Monday, January 10, 2011

Recent Postings of Interest - 10 January 2011

I have read numerous blog posts recently that I wanted to make note of because I have found them interesting and because I'd like to keep a reference to them. Because one of my blog's purposes is as a glorified bookmark, this post points to these useful posts and adds a little detailed description. Topics covered by the referenced posts include HTML5, Java, Perl, perception of what's cool in software development.

Top Ten Rising Web Technologies in 2010

In Highlights of web technology surveys, January 2011: Top 10 rising web technologies in 2010, Matthias Gelbmann posts a list of web technologies that were most frequently adopted by web sites in 2010. The results are based on absolute number of sites adding the technology rather than on percentage adoption. Web technologies on the list include UTF-8, Google Analytics, and XHTML.

It was the XHTML adoption that I found to be particularly interesting. The quote that really got me thinking was a quote addressing the current trend of widening XHTML use: "This trend could be reversed in 2011 by the movement towards HTML5." HTML5 brings the XHTML and HTML specifications back together under a single specification (its single sentence description is "A vocabulary and associated APIs for HTML and XHTML"), but it is interesting to consider that there is potential for this combined HTML/XHTML specification to actually reduce the number of sites using XHTML.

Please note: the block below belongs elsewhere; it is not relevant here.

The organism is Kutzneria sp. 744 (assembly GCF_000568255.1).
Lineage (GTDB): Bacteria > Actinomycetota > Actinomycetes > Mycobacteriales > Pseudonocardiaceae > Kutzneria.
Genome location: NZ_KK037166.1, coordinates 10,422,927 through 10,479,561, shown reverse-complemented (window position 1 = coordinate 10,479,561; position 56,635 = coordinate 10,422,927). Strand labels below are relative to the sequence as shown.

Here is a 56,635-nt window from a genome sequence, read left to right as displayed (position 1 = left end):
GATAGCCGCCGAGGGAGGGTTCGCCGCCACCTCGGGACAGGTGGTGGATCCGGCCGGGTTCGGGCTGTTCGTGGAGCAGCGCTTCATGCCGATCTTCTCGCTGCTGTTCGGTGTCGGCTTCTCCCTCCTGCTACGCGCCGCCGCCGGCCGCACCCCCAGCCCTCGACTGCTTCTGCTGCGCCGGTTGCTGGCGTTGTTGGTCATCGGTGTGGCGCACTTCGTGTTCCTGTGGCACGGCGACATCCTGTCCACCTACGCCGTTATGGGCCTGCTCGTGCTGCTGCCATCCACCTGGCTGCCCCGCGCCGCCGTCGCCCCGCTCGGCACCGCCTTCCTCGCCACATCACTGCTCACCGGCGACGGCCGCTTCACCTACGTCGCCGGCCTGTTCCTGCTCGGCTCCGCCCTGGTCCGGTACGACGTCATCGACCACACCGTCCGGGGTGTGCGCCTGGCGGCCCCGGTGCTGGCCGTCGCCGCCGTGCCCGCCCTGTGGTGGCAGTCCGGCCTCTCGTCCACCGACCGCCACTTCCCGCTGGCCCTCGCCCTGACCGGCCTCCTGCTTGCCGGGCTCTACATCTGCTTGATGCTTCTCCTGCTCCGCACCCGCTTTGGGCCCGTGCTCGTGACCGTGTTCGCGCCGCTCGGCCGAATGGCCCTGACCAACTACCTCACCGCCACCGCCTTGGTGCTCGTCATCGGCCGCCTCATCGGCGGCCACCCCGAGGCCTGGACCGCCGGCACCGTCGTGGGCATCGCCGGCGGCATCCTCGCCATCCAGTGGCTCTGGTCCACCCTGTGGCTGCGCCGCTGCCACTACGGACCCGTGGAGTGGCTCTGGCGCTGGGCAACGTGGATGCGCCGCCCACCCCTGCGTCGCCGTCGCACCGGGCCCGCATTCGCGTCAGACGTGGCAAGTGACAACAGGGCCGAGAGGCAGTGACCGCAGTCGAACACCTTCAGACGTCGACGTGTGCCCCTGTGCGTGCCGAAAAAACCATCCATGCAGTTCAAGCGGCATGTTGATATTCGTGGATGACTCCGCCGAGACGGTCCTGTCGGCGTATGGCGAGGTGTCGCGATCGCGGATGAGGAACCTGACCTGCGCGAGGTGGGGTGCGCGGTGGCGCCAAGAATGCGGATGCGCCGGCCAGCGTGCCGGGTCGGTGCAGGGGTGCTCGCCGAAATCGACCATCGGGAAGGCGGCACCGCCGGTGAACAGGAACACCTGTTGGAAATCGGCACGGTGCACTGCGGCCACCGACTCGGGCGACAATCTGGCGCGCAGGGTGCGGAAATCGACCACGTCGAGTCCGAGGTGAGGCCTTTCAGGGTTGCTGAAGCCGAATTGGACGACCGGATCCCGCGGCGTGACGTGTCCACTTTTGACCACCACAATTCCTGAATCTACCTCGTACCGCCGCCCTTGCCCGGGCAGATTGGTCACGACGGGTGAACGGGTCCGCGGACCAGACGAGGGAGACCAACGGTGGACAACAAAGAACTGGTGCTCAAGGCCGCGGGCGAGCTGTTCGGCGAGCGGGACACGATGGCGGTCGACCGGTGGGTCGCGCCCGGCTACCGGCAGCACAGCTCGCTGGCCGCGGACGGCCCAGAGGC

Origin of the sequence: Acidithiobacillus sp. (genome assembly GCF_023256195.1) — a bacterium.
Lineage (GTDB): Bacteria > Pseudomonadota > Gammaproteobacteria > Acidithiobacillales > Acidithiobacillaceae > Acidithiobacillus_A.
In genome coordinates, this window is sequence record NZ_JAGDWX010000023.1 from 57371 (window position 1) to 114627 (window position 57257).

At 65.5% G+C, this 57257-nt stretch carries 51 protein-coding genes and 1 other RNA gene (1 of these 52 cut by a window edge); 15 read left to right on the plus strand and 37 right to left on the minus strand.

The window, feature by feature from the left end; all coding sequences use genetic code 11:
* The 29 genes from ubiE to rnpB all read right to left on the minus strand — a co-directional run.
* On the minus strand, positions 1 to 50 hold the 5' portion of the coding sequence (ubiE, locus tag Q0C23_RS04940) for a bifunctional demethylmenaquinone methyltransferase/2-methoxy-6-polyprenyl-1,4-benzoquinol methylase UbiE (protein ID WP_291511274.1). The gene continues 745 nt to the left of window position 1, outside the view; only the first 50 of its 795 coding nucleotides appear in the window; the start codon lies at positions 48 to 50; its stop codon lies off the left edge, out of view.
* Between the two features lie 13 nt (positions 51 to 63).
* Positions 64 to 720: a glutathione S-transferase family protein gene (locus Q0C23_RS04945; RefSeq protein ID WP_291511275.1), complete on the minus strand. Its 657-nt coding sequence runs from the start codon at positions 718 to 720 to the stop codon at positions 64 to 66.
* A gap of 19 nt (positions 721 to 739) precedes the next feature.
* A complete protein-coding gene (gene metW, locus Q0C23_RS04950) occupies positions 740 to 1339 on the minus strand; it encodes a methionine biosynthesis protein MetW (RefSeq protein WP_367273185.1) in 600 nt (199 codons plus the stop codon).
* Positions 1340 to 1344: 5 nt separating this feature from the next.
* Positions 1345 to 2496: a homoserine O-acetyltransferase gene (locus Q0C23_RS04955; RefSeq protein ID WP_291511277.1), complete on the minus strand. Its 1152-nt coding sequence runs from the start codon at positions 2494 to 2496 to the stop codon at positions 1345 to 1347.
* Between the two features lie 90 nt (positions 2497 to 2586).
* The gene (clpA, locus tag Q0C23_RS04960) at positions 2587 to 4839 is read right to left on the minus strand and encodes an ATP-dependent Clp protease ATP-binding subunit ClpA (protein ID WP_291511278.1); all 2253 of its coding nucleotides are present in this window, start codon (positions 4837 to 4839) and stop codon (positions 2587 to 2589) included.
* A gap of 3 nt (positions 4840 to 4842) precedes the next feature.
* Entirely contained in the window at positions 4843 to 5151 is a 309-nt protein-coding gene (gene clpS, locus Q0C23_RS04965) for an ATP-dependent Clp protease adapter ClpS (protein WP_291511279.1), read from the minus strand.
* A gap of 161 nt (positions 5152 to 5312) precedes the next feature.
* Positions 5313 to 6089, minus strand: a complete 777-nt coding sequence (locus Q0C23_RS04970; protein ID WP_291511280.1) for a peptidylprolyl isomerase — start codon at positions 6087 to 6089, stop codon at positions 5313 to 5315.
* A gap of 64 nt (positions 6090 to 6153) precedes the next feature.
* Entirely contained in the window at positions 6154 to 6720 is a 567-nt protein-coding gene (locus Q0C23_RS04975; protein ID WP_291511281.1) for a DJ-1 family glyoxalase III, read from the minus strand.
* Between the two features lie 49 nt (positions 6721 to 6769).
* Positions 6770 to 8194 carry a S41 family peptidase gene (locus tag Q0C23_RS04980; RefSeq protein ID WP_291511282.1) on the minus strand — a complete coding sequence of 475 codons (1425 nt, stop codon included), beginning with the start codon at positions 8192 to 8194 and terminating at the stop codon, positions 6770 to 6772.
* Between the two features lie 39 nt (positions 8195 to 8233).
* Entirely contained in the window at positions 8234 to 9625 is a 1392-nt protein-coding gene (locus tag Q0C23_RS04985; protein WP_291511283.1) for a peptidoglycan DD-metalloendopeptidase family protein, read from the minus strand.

The history of HTML/XHTML is full of political intrigue. The HTML5 specification attempts to gather everyone back into the fold. The specification overview (see HTML versus XHTML section) currently describes when the HTML5 "concrete syntax" is expected to be used and when XHTML "concrete syntax" is expected to be used in conjunction with HTML5:

The first such concrete syntax is the HTML syntax. This is the format suggested for most authors. It is compatible with most legacy Web browsers. If a document is transmitted with an HTML MIME type, such as text/html, then it will be processed as an HTML document by Web browsers. This specification defines version 5 of the HTML syntax, known as "HTML5".

The second concrete syntax is the XHTML syntax, which is an application of XML. When a document is transmitted with an XML MIME type, such as application/xhtml+xml, then it is treated as an XML document by Web browsers, to be parsed by an XML processor. Authors are reminded that the processing for XML and HTML differs; in particular, even minor syntax errors will prevent a document labeled as XML from being rendered fully, whereas they would be ignored in the HTML syntax. This specification defines version 5 of the XHTML syntax, known as "XHTML5".

There are several things worth highlighting here. First, applying XHTML continues to be more than a matter of simply using XML grammar and maintaining well-formed XML. XHTML-ness is really determined by the use an on XML MIME type (typically application/xhtml+xml). Second, I found it interesting that the statement is made that HTML5 (as opposed to XHTML5) is "the format suggested for most authors."

It will be interesting to see if HTML5 adoption does indeed reduce the popularity and use of XHTML.

What Makes Technologies Hip?